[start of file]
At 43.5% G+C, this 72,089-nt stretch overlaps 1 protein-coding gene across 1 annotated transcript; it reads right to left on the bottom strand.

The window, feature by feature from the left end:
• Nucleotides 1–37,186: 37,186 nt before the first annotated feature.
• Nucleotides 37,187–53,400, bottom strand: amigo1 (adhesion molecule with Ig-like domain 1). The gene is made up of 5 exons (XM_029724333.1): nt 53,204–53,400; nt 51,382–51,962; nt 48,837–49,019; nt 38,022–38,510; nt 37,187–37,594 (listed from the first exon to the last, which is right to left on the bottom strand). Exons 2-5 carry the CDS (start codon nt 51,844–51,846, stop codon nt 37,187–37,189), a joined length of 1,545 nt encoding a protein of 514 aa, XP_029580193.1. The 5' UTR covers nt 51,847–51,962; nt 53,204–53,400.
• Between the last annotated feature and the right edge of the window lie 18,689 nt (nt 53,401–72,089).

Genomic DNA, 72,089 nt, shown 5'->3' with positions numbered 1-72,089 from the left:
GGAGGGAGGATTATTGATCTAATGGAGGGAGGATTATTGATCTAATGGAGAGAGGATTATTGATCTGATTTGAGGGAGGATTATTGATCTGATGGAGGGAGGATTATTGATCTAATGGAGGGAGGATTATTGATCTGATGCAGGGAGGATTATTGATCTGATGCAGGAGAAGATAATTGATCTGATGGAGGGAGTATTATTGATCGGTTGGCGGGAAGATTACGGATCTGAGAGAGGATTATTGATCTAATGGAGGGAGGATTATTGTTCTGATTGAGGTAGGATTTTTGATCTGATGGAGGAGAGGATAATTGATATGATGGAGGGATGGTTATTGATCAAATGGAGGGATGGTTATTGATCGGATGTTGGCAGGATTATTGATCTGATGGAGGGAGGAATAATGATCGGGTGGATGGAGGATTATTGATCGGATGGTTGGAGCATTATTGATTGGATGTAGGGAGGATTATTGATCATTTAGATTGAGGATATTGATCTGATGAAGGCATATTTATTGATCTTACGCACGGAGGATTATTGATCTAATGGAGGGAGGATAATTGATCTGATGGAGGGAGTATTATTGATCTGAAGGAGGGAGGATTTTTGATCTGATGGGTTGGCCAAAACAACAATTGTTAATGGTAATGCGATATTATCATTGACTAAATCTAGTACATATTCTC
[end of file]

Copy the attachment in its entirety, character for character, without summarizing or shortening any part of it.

At 43.5% G+C, this 72,089-nt stretch overlaps 1 protein-coding gene across 1 annotated transcript; it reads right to left on the bottom strand.

The window, feature by feature from the left end:
• Nucleotides 1–37,186: 37,186 nt before the first annotated feature.
• Nucleotides 37,187–53,400, bottom strand: amigo1 (adhesion molecule with Ig-like domain 1). The gene is made up of 5 exons (XM_029724333.1): nt 53,204–53,400; nt 51,382–51,962; nt 48,837–49,019; nt 38,022–38,510; nt 37,187–37,594 (listed from the first exon to the last, which is right to left on the bottom strand). Exons 2-5 carry the CDS (start codon nt 51,844–51,846, stop codon nt 37,187–37,189), a joined length of 1,545 nt encoding a protein of 514 aa, XP_029580193.1. The 5' UTR covers nt 51,847–51,962; nt 53,204–53,400.
• Between the last annotated feature and the right edge of the window lie 18,689 nt (nt 53,401–72,089).

Genomic DNA, 72,089 nt, shown 5'->3' with positions numbered 1-72,089 from the left:
GGAGGGAGGATTATTGATCTAATGGAGGGAGGATTATTGATCTAATGGAGAGAGGATTATTGATCTGATTTGAGGGAGGATTATTGATCTGATGGAGGGAGGATTATTGATCTAATGGAGGGAGGATTATTGATCTGATGCAGGGAGGATTATTGATCTGATGCAGGAGAAGATAATTGATCTGATGGAGGGAGTATTATTGATCGGTTGGCGGGAAGATTACGGATCTGAGAGAGGATTATTGATCTAATGGAGGGAGGATTATTGTTCTGATTGAGGTAGGATTTTTGATCTGATGGAGGAGAGGATAATTGATATGATGGAGGGATGGTTATTGATCAAATGGAGGGATGGTTATTGATCGGATGTTGGCAGGATTATTGATCTGATGGAGGGAGGAATAATGATCGGGTGGATGGAGGATTATTGATCGGATGGTTGGAGCATTATTGATTGGATGTAGGGAGGATTATTGATCATTTAGATTGAGGATATTGATCTGATGAAGGCATATTTATTGATCTTACGCACGGAGGATTATTGATCTAATGGAGGGAGGATAATTGATCTGATGGAGGGAGTATTATTGATCTGAAGGAGGGAGGATTTTTGATCTGATGGGTTGGCCAAAACAACAATTGTTAATGGTAATGCGATATTATCATTGACTAAATCTAGTACATATTCTC